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Scam Gram - Keep the sharks at bay!

A Consumer Action News Alert • September 2018 • www.consumer-action.org

SCAM GRAM is Consumer Action's monthly e-newsletter alerting you to the dirtiest players in the world of tech fraud, credit card scams, ID theft and general con-artistry. Don't be fooled by liars, cheats and crooks—wise up with SCAM GRAM!


Let's do a checkup: Where are we one year after the largest data breach in history? You know, the one that exposed millions of people's personal and financial information (pretty much everyone in the U.S. with a credit history)? Surely Equifax, the company that was hacked, has been forced to face the music and ultimately adopted better privacy safeguards so that this doesn't happen again, Congress has created meaningful regulations to protect the citizenry, and we—for our part—have done everything we can to plug the burst dam of data that's exploded into the Dark Web and is being sold to crooks around the globe? Er, not quite. "Despite all the outrage and media attention last year, Congress has done little except make security freezes free, and Equifax has not been held accountable," said Chi Chi Wu, staff attorney for the National Consumer Law Center. "And this sensitive information, including Social Security numbers and birth dates, is still out there, with the potential to wreak havoc for the majority of adult American consumers in perpetuity." Perhaps this is why a new NerdWallet survey reveals that 71 percent of Americans report they feel "less secure" over the safety of their financial data and 61 percent still don't feel prepared to handle it when their data is breached. (Also, it doesn't help that a "spousal spy app" has just suffered a data breach.) So what should we have learned from the Equifax catastrophe? U.S. PIRG has published a report, Equifax Breach: 1 Year Later, on how to protect yourself against ID theft and help hold Equifax accountable. It includes such tips as signing up for a "my Social Security" (MySSA) account (before thieves do) and filing your taxes (before thieves do)—are you seeing a trend here?

Money moves

A number of people have recently reported the peer-to-peer (p2p) mobile payment service Cash App to Consumer Action's Complaint Hotline. The money-exchangers, already frustrated with fraudulent charges, become even more upset when they Google what they think is a Cash App customer service number only to be re-defrauded by a fake number that scammers have placed in the search results. (As it turns out, the only way to reach Cash App is through the app, or via direct message on Twitter.) The debacle brings up two bigger issues, however. First, can you trust p2p payment apps? While these "mobile wallets" (which you allow to connect directly to your bank or credit card account) are great for instantaneously sending a roommate half the rent, the Federal Trade Commission (FTC) recently sued Venmo (one of the largest p2p payment apps) for failing to "disclose material information about the availability of consumers' funds." And Venmo is riddled with privacy problems (in fact, if you're so inclined, you can visit ViceMo to see—in real time—who's using the app to send whom money for sex and drugs, and the various emoji symbols representing them). Cash App, to its credit, doesn't list a public feed of transactions, but when it comes to security and privacy, Consumer Reports says that Cash App and Venmo have nothing on Apple Pay, which it ranks higher in payment authentication and data privacy. (Learn more about safely using p2p payment apps here.) The second issue brought up by the Cash App chaos is that of fake "customer service" numbers and ads listed in online search results. Google (which, like Facebook, doesn't actually list a contact number online) is trying to purge the false info, removing over 100 bad ads per second. But Google can only do so much; the rest is up to you. If you're trying to reach your computer's tech support team or customer service at Cash App, Facebook or any other organization, go directly to its website for the contact info. (Running a Google search for something like "Facebook customer service" will pretty much guarantee bad results.)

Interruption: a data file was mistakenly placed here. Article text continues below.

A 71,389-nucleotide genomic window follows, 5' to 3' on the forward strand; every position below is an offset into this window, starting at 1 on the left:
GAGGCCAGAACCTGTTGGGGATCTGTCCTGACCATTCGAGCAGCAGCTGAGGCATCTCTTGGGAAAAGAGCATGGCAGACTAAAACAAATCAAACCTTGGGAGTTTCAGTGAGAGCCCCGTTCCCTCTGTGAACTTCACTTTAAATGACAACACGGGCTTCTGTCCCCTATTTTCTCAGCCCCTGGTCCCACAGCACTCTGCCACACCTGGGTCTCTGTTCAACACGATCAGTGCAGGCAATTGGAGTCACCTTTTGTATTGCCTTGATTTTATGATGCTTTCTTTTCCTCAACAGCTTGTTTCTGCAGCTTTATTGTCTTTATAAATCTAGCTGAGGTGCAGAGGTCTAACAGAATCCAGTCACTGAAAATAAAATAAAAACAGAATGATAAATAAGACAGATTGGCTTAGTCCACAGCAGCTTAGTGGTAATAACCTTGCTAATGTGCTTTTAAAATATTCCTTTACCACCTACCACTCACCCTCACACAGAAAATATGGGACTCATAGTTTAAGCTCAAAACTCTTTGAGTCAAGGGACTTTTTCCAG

Servicemember scandals

(Dot)com cons. The FTC has taken down a number of massive military imposter websites, including fraudulent dot-coms armyenlist and navyenlist. The well-designed sites, which appeared to be officially affiliated with the U.S. military, were actually lead generators that fed the names of those servicemembers and veterans who entered their information to predatory for-profit schools. Representatives from the shady schools would then harangue the prospects, violating "Do Not Call" provisions and posturing as if the secondary schools had the military's endorsement (which is what caught the attention of the FTC). Check out Consumer Action's Guide to Finding the Right Job Training School if you're looking for a legit secondary education, and click here if you're looking to join the military. Finally, beware that billionaire Department of Education Secretary Betsy DeVos (put in place by President Trump, of Trump University infamy) couldn't care less about regulating sham schools, so do your due diligence before taking out any student loans.